Laser resurfacing is another effective option for improving the appearance of crow’s feet. You can either get non-ablative laser (which targets the tissue, not the skin’s surface), or ablative laser (which removes the top layer of the skin and creates open wounds). The fractional lasers used in non-ablative lasers will use lower energy than ablative lasers, and treat the layers of the tissue under the skin without damaging the surface. The heat from the laser promotes collagen production, which helps reduce the appearance of lines and wrinkles around the eyes. With ablative laser treatments, the upper layers of your skin are removed to promote collagen production. The increased collagen production helps the skin around your eyes heal in a smooth and more even way. Downtime and results differ between treatments, so it’s best to chat to a dermatologist or dermal therapist about which one is right for you.
Chemical peels work to improve the appearance of crow’s feet by removing the outer layer of old skin to reveal new, smoother skin underneath. Great for overall skin rejuvenation, there are generally three different types of chemical peels – superficial peels, medium-depth peels and deep peels. The intensity, results and downtime involved is pretty different depending on which type of peel you get. However, your dermatologist will be able to examine your skin and help you choose the type of peel that’s right for you. Want to find out more? Check out our article on everything you need to know about chemical peels.
Microneedling treatments either use a dermaroller (which is like a handheld paint roller with tiny needles around the roller’s head), or an in-clinic device such as Dermapen, to create tiny punctures in the skin. These pinpricks cause your body to kickstart the skin’s healing mode, stimulating the production of collagen and elastin to help reduce the appearance of wrinkles. If you want to find out more about the treatment, check out our article on the benefits of microneedling.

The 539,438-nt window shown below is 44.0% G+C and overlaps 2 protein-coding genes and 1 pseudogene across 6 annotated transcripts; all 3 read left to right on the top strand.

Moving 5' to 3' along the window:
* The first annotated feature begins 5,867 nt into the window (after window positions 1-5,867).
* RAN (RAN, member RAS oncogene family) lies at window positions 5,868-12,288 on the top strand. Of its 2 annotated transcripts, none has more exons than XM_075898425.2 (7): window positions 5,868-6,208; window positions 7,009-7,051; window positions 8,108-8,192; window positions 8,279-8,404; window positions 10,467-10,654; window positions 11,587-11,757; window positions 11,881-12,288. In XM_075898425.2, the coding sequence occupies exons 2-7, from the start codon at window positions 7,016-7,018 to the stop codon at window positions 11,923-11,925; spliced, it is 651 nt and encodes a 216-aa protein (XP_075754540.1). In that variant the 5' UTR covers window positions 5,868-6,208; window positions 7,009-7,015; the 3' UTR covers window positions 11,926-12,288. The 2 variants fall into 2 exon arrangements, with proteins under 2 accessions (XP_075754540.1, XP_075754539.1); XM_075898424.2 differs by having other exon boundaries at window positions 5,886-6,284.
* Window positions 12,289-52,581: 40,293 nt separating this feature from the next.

Skin care products
If cosmetic procedures aren’t your thing, look for skin care products that plump up your skin. The best eye product for the job is one that contains peptides. Peptides are like a small chain of proteins that relax facial wrinkles and stimulate new cell growth – they’re kind of like a skin care version of injectables. We recommend checking out freezeframe REVITALEYES – it not only tackles wrinkles around the eyes, but also works to brighten the under-eye area (it contains vitamin C and an anti-dark circle peptide) as well as decongest and depuff under-eye bags.
Dr D’Anna says hydrating masks aren’t just good for preventing crow’s feet, they also help minimise the appearance of existing fine lines and wrinkles around your eyes. “A really hydrating facial mask can help to hydrate and soften these tough lines. One I love is Aspect Hydrating Mask. It really helps to improve the skin, feeling so soft. When you look for a mask, it should contain hyaluronic acid, and also jojoba, too. Both are so nourishing for the skin.” We also like SkinCeuticals Hydrating B5 Masque.
Looking for the best way to cover up expression lines and dark circles with makeup? Check out our article on the nifty tricks to disguise crow’s feet.
What’s your go-to treatment to tackle crow’s feet? Share with us in the comment section below.
* Contains active ingredients Bemotrizinol (7% w/w), Octyl methoxycinnamate (5% w/w), Ethylhexyl triazone (5% w/w), Homosalate (5% w/w), Octocrylene (5% w/w), Butyl methoxydibenzoylmethane (4,5% w/w). See pack for full ingredients list and detailed application instructions. Always read the label. Use only as directed. If symptoms persist see your healthcare professional. Wear protective clothing, hats and eyewear when exposed to the sun. Prolonged high-risk sun exposure should be avoided.
Main image credit: Getty
Erin Docherty is a Beauty Writer for BEAUTYcrew, Beauty Editor for Women's Health magazine and a Grooming Writer for Men's Health magazine. She has a keen interest in cosmeceutical skin care and is currently working on minimising her 9-step skin care routine – because ain’t nobody got time for that. When she’s not writing about the latest beauty news, or applying copious amounts of serum, you can find her spending all her money in Sephora.